Directors: Albert Hughes & Allen Hughes, 2009. (R)
The Book of Eli is a post-apocalyptic vision of Ametica somewhere late in the 21st century. This genre seems to have been over-used in the last decade, with recent offerings like Terminator Salvation and The Road, and my favorite, The Matrix. So, I was ready to soak in the desaturated grays and drab colors, and be mildly disappointed. Surprisingly, I found this addition to be engaging and exciting, if excessively violent.
As the film opens we see dust fall like snow onto the barren landscape. Nothing moves. Then a feral cat creeps up to sniff the toe of a human corpse. Waiting and watching is Eli (Denzel Washington, The Taking of Pelham 1-2-3), with an arrow targeted on the kitty. It will be his dinner. This silent introduction emphasizes the destruction of civilization as we know it and the isolation of this man.
We find out that Eli is a man with a machete on a mission. He is heading west carrying a book. With only the possessions in his leather backpack or in his pockets, he forages and scavenges. When he finds dead bodies he rifles through their pockets for anything valuable. His two prized possessions are the book and an old iPod, that he connects to some form of battery to play music. In an interchange later with a young woman, Eli reflects on life before the event (which remains unexplained): "People had more than they needed. We had no idea what was precious and what wasn't. We threw away things people kill each other for now."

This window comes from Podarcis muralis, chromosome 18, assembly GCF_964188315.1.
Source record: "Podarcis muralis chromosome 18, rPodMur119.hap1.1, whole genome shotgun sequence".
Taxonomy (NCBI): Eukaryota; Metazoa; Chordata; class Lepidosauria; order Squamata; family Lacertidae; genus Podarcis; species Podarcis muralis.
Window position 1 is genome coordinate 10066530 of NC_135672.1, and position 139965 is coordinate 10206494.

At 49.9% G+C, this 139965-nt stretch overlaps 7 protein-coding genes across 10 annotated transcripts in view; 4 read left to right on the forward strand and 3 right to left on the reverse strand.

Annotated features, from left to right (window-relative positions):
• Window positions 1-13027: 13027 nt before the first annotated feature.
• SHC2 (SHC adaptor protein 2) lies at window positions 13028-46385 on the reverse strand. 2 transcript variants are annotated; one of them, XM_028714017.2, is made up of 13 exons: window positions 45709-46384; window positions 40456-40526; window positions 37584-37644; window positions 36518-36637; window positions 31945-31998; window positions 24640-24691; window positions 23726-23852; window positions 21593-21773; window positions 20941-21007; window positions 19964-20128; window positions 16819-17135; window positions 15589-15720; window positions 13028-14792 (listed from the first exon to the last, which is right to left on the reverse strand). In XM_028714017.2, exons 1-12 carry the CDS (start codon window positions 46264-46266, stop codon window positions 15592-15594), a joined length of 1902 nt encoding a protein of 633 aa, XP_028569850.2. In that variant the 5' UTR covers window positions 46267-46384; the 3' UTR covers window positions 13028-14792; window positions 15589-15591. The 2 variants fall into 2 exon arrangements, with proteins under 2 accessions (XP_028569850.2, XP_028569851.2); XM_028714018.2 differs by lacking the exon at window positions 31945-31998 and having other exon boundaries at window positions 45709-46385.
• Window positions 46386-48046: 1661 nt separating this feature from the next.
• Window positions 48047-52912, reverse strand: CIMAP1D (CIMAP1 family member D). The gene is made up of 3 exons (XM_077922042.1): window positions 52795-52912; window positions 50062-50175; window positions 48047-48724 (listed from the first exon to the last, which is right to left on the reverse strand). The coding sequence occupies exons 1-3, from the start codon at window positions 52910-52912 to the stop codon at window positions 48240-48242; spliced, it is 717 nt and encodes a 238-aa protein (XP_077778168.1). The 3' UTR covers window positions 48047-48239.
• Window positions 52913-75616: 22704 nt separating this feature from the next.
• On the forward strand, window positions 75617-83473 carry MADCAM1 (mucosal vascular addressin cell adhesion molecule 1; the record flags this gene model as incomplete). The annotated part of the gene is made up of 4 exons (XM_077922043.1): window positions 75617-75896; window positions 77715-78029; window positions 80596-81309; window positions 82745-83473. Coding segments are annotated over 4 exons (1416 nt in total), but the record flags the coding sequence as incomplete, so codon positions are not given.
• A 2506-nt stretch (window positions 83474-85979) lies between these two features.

There are a number of clear biblical or moral themes in this movie, and this is the first. With life becoming once more difficult, little things have become precious. The wet wipes from a fast-food restaurant, once a throw-away item, are now valuable in the absence of shower water. In today's America, most of us have way more things and stuff than we need. This is partly a result of the ubiquitous advertising that drums a subconscious message to us that we need more to be satisfied and fulfilled. It is partly a result of our inherent greed and lust for more. The result is the same, though. We are rich without knowing it. We place little value on things because we have so much. When scarcity comes, if it does, these things become useful, and the things we value highly, like our mindless entertainment, becomes useless and irrelevant.